Evaluation in the context of strong ideology: Ethical challenges for abstinence education evaluators
Monday, November 4, 2013
: 1:00 p.m. - 1:15 p.m.
Twenty years since funding for abstinence-until-marriage programs began, there remains limited evidence of their effectiveness. Researchers who evaluate programs that are deeply rooted in ideology, however, are often aligned with particular types of programs, and rarely cross the ideological divide. Two questions that should be asked when conducting evaluation of programs that are ideologically driven are: 1) if a program did not achieve the desired result, would those who were ideologically motivated want to know the answer and 2) if the answer was not what they sought, what would they be prepared to do about it? One popular abstinence education program sought to demonstrate evidence of its effectiveness, believing that working with an evaluator who was not seen as an abstinence evaluator would give credence to the findings. A study was conducted in 6 high schools, randomly assigned to the curriculum and a standard text-book based health program. When the evaluation demonstrated a significant short-term behavioral impact, but not a longer-term impact, the organization agreed to publish the data with a peer review stamp of approval, including the study's limitations, both in the methods and the implications of the findings. Subsequently, however, the organization and a national clearinghouse published a press release that exaggerated and incorrectly reflected the reported findings, creating both ethical and practical concerns for the evaluator. The presentation will describe the evaluation, its actual implications, the ethical and practical considerations in evaluating ideologically-driven programs, and the implications of such evaluation work for policy advocacy.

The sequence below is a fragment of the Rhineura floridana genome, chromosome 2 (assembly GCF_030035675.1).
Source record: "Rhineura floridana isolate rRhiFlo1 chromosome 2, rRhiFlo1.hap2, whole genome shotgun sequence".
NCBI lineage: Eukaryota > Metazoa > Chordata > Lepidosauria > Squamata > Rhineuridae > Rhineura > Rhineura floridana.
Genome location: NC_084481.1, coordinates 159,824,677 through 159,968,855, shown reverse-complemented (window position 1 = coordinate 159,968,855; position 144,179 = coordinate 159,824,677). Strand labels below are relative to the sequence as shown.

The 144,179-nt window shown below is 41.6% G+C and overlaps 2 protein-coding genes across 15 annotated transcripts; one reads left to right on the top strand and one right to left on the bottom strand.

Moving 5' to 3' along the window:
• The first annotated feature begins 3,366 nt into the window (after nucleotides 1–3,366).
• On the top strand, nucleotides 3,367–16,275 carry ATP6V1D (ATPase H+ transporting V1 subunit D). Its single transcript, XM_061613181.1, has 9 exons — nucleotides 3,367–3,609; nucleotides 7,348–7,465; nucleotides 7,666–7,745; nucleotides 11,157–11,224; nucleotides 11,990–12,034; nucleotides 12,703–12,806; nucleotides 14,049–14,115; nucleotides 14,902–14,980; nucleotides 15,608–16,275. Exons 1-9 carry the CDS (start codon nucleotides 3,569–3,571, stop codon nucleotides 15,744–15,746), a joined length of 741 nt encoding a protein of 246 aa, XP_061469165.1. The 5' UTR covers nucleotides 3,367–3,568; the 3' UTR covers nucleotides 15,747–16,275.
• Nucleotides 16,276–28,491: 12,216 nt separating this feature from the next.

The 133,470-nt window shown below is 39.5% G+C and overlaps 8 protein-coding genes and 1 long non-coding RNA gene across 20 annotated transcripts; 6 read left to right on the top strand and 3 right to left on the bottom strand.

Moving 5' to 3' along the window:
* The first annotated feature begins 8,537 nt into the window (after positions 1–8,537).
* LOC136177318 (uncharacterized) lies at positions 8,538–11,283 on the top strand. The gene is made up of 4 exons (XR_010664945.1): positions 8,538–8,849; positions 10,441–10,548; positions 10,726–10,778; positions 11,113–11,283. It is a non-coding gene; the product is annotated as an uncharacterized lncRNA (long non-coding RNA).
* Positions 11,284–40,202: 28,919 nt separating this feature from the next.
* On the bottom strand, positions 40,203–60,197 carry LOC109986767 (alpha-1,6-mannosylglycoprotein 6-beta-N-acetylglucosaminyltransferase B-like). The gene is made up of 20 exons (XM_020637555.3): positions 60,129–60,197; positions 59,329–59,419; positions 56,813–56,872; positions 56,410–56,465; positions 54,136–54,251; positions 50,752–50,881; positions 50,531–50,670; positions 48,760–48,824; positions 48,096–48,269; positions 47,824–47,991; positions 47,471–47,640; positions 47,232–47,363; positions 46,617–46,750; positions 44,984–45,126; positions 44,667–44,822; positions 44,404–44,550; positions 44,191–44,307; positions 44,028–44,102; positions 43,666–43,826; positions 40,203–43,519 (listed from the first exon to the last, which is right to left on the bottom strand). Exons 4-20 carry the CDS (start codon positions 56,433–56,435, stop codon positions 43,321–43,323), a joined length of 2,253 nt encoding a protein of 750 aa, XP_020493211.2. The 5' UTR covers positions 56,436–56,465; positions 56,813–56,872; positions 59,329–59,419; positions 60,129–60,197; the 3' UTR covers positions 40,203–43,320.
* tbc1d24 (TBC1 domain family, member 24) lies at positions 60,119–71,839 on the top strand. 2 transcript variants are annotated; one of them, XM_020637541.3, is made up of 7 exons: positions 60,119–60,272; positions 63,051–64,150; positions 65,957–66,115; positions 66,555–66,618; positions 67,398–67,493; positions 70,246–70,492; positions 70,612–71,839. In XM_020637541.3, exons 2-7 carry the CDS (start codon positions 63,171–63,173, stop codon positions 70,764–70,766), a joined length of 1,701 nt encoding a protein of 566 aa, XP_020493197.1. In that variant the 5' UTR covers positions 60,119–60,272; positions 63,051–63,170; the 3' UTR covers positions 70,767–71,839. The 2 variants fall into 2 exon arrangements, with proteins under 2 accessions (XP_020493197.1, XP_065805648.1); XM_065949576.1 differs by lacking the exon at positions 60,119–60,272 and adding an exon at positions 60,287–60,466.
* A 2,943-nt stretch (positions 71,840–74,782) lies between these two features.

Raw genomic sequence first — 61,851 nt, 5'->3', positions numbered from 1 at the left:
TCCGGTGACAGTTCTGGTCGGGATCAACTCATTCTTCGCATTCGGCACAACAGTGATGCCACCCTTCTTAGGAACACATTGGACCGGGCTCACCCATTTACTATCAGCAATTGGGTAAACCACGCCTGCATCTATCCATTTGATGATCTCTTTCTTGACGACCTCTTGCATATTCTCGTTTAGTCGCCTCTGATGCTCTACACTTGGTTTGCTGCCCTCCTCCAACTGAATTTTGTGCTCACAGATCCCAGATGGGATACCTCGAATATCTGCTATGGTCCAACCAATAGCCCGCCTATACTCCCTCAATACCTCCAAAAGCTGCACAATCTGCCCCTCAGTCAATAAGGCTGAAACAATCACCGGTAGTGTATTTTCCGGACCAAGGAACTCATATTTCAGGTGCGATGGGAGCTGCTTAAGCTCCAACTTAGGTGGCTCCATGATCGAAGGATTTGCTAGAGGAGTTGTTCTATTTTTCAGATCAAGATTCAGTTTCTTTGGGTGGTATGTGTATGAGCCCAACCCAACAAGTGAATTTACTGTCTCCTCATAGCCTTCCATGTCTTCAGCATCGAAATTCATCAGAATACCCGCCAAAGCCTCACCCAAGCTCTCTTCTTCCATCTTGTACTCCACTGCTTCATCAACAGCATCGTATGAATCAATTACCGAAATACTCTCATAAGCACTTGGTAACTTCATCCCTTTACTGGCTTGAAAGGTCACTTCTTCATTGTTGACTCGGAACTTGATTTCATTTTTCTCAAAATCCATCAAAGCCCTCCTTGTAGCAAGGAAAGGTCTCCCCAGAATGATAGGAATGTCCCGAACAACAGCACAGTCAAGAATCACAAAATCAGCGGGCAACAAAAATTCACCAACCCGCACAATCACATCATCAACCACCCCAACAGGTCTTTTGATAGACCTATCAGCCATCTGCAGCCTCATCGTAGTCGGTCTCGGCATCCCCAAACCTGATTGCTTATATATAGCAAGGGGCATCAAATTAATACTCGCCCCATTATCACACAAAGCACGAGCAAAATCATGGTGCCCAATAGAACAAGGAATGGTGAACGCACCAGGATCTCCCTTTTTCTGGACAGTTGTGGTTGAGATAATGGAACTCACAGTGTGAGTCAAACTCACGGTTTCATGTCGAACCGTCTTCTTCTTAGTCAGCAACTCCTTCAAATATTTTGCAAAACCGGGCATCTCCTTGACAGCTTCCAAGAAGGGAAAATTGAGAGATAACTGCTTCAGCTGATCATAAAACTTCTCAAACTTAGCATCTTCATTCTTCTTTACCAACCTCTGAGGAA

Conduct evaluation related to programs, research, and other areas of practice
Ethics, professional and legal requirements
Planning of health education strategies, interventions, and programs
Identify challenges to rigorously evaluating ideologically-driven programs in abstinence and sexuality education.
Discuss the implications of misusing evaluation data in abstinence education programs
Keyword(s): Evaluation, Adolescent Health
Presenting author's disclosure statement:
Qualified on the content I am responsible for because: I was the Principal Investigator of the study being discussed and I have conducted evaluation of a variety of approaches to teen pregnancy/STD/HIV prevention.
Any relevant financial relationships? No
I agree to comply with the American Public Health Association Conflict of Interest and Commercial Support Guidelines,
and to disclose to the participants any off-label or experimental uses of a commercial product or service discussed
in my presentation.